A Minnesota delegation of law enforcement and Somali community leaders will continue their discussions at a White House summit in Washington D.C. today on combating the recruitment of terrorists in the United States, according to news sources.
Leaders from Los Angeles and Boston will also be in attendance at the summit.
Minnesota is home to the largest Somali population in the United States, according to CBS Minnesota.
The group will discuss ways to stop extremists from recruiting for terror groups. CBS reported that a large number of American Somalis from Minnesota have tried to join ISIS fighters in Syria in the past 15 months and according to the FBI more than 20 have been found guilty of terrorism charges.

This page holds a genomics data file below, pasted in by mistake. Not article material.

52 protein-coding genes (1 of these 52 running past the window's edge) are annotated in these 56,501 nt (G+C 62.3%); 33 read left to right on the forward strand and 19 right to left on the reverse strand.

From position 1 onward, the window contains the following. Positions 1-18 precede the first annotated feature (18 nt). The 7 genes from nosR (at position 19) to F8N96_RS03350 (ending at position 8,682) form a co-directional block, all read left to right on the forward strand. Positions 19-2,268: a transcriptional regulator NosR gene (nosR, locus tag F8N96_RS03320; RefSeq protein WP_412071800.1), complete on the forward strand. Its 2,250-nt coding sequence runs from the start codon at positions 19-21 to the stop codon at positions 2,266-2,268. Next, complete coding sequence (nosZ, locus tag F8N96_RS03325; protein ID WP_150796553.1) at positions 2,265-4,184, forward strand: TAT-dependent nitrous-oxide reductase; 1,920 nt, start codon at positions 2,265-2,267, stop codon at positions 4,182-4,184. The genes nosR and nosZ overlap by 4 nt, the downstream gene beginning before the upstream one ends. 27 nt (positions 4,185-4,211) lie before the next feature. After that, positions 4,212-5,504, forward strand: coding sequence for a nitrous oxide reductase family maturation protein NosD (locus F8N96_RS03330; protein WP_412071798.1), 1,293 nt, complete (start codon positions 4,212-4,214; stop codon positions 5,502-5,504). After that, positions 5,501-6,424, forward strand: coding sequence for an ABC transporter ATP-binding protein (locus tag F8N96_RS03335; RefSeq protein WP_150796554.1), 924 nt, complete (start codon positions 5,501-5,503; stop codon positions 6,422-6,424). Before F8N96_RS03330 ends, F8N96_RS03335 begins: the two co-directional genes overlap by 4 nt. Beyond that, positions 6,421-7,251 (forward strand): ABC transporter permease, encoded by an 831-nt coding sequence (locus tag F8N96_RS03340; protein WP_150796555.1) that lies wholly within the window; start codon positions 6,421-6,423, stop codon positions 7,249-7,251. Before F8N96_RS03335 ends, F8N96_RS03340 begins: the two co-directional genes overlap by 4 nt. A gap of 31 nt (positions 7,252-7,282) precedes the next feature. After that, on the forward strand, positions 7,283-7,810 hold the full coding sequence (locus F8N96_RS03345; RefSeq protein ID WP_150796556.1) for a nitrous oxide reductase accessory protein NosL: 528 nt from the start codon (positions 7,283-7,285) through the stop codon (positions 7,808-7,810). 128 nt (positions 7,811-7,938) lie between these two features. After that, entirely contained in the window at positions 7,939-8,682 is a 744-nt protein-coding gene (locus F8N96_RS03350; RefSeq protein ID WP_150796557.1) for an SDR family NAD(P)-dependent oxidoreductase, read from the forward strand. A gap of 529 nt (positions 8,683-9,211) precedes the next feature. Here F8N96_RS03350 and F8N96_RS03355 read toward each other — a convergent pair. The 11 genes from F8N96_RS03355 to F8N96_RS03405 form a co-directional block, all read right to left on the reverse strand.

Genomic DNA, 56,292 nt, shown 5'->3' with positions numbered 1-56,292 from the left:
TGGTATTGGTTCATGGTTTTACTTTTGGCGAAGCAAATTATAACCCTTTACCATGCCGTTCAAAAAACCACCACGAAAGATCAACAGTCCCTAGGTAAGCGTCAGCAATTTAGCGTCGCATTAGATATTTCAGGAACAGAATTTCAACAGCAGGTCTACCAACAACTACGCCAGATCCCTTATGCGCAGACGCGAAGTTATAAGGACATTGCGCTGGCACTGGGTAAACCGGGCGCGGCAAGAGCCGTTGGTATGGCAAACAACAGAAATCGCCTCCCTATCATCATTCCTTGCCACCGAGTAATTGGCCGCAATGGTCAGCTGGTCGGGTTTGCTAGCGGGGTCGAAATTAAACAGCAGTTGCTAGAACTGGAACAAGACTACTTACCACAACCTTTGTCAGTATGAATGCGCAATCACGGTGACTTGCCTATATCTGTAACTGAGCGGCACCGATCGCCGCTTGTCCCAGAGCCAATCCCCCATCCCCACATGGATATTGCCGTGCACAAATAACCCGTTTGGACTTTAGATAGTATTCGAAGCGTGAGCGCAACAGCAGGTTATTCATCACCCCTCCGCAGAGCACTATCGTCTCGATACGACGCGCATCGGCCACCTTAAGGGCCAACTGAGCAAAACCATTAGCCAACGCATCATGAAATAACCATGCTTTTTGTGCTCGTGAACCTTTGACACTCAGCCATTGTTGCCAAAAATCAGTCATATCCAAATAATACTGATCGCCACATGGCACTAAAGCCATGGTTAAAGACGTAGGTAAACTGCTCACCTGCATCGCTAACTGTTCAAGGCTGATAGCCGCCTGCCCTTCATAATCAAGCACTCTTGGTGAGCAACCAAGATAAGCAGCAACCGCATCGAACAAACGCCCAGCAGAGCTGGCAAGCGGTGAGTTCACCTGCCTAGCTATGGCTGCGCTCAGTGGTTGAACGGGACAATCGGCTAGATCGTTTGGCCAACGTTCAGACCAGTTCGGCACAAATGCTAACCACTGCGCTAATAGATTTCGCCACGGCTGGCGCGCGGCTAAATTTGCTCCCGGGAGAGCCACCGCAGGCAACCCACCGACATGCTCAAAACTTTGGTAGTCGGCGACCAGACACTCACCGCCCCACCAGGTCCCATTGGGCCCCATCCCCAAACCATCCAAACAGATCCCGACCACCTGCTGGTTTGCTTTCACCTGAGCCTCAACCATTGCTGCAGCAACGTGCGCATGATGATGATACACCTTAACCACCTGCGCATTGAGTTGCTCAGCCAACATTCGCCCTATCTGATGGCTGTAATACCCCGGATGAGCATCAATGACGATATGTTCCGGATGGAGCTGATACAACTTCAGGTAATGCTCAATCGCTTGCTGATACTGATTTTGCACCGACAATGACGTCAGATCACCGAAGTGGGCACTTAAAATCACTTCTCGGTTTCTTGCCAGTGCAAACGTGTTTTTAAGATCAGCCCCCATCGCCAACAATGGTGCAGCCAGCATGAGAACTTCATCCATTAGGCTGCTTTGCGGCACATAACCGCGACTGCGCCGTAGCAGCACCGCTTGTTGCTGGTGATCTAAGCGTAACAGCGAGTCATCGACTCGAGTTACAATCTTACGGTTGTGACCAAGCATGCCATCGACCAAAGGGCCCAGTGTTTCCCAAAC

U.S. attorney for Minnesota Andy Luger said he thinks extremists in Minnesota are currently recruiting for terror organizations, and that new federal programs for children and job engagement will help deter recruitment, the CBS Minnesota report said.
Luger also wants to implement intervention teams in Somali communities to help spot and stop radicalization before it advances, the report said.
Some members and organizations of the Somali community, such as the Council on American-Islamic Relations (CAIR), worry that a new federal program will only amount to the federal government spying on their private lives, a Star Tribune report said.
“Allowing the federal criminal prosecutor and law enforcement agencies to engage in social services and organize mentorship and after-school programs — only in the Muslim community blurs the line between community outreach and intelligence gathering,” CAIR executive director Jaylani Hussein told the Star Tribune.
Luger and federal agents have reiterated that the new programs will not include spying on mosques or stigmatizing Muslim children in schools, according to the Star Tribune.